This week: The Independent Main Character Edited by: Dawn Embers
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|Romance/Love Newsletter by Dawn|
Strong characters can be great for stories but it can also present some challenges. The independent main character is one often found in romance, so let's consider the less romance focused character who struggles to break from other focus in order to allow love.
|The strong, independent character is a common occurrence when it comes to a variety of stories including romantic comedies and even can be heard in a few pop songs. For this newsletter, while there is some reference to the strong, independent woman, there is no gender rule for the character so any gender identity can qualify. There are times when this can become a little on the cliche side, someone who claims to not have time for romance falls in love despite their qualms for the concept.|
In music, the song that comes to mind (though it's not the only one) is Miss Independent. The focus of the song is the female who focused much of her life to other things but despite insisting being on her own, she falls in love and that changes things. While the music is pop style and catchy enough for many to enjoy, there are some aspects that seem on the odd side. With the line of "oops, she fell in love" it does make it sound like an accident, which is an option for the approach as it emphasizes the lack of intention for romance.
In romantic comedies, you could consider movies like The Proposal. The super bossy, obsessively focused career woman who pretends an engagement for the purpose of being able to keep working is an example of an independent character. She didn't really think about romance or even family love but along the way of pretending something changes.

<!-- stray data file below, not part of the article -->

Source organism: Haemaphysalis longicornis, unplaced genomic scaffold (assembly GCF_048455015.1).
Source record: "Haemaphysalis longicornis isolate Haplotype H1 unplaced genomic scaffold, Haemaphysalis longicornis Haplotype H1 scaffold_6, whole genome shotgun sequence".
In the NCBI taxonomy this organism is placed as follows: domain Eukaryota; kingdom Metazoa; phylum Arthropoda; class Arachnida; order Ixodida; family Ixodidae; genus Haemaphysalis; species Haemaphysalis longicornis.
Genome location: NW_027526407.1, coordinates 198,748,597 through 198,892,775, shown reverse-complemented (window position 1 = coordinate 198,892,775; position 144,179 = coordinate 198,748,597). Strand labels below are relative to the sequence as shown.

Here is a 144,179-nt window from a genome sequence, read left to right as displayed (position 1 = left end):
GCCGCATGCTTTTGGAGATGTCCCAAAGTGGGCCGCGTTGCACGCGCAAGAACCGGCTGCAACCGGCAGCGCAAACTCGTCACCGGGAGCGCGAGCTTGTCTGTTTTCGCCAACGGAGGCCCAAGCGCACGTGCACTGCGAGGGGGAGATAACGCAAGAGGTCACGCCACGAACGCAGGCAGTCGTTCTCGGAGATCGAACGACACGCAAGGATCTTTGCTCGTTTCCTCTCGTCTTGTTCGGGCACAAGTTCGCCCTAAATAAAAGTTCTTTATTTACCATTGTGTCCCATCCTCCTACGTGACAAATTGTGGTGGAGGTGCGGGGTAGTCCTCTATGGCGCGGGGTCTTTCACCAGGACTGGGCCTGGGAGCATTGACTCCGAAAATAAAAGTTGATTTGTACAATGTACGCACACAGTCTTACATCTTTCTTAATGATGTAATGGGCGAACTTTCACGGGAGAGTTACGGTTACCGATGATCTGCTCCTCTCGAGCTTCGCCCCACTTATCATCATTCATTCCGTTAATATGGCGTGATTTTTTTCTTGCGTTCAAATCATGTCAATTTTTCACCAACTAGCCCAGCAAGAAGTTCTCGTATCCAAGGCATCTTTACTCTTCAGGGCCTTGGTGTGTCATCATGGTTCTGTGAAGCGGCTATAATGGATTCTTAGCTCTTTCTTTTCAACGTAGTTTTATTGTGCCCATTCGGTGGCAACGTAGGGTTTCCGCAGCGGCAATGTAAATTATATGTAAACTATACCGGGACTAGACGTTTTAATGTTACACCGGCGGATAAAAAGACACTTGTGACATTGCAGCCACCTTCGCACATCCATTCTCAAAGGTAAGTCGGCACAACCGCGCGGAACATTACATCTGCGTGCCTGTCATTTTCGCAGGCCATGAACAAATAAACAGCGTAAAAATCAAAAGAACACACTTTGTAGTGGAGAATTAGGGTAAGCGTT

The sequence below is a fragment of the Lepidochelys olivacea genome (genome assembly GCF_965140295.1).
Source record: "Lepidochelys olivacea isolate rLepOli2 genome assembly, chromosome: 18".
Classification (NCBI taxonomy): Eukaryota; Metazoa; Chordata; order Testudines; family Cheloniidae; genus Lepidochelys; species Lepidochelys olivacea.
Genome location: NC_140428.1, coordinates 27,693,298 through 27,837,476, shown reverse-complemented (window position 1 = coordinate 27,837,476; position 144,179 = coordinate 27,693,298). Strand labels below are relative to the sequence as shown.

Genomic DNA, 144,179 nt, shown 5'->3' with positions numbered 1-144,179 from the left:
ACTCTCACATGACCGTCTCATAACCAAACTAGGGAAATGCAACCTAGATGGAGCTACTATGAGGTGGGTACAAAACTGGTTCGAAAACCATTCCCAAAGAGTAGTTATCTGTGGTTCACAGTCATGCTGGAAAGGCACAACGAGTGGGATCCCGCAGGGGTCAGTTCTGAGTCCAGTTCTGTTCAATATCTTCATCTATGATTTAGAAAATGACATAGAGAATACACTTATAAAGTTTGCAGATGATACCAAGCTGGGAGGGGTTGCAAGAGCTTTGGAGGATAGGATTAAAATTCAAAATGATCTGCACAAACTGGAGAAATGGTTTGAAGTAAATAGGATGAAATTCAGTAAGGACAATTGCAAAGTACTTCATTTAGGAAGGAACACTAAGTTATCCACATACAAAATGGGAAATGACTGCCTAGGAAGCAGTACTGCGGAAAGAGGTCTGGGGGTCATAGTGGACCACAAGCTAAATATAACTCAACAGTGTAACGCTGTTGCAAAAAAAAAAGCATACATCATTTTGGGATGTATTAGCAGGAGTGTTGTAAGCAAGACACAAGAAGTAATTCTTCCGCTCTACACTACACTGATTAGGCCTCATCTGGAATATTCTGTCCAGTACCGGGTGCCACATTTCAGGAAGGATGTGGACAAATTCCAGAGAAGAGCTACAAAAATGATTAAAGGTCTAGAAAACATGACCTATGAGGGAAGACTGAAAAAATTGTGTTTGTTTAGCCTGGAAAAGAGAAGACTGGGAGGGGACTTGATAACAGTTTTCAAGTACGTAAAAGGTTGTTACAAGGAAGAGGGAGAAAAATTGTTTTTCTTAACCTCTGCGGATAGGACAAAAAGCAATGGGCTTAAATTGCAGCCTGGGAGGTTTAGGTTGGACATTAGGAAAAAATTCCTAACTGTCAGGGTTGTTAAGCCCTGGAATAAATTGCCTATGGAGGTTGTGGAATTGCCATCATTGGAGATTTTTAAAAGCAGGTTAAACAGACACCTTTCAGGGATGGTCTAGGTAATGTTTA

While it is a somewhat common concept, the independent character (main character or even the love interest, secondary point of view) has a few things to offer for a romance story. With the reluctance for romance you get personality, conflict and story arch plus character growth/development.
Why this type of character is shown in movies and such, like the romantic comedy, has in part to do with the personality that can be shown. Not just what Sandra Bullock can do in a role either. The independent person tends to have a strong will or aspects of personality that stand out through their dialogue, actions and way they express the views involved in the story. They tend to have opinions and aren't afraid to admit certain aspects of what they want or don't want. That doesn't mean they aren't vulnerable. In fact, there often may be aspects of their life, bad experiences or emotional elements that they keep a secret that may have an influence on the initial disinterest in romance.
It is almost too obvious but the strong character who isn't focused on love in a romance novel does have a potential conflict just from this personality construct or focus. Since the story is in the romance genre, there is an expectation for focus on romance and conflict that makes it difficult to achieve. if the main character is reluctant, not interested, or even determined against the idea of falling in love, this creates the conflict for the story. The reason can vary too. Often it's work, with the independent woman focused on their career instead of romance, but that isn't the only focus one could take that isn't romantic. There are also the emotional and physical struggles that may come up depending on the character that lead to a lack of interest when it comes to love.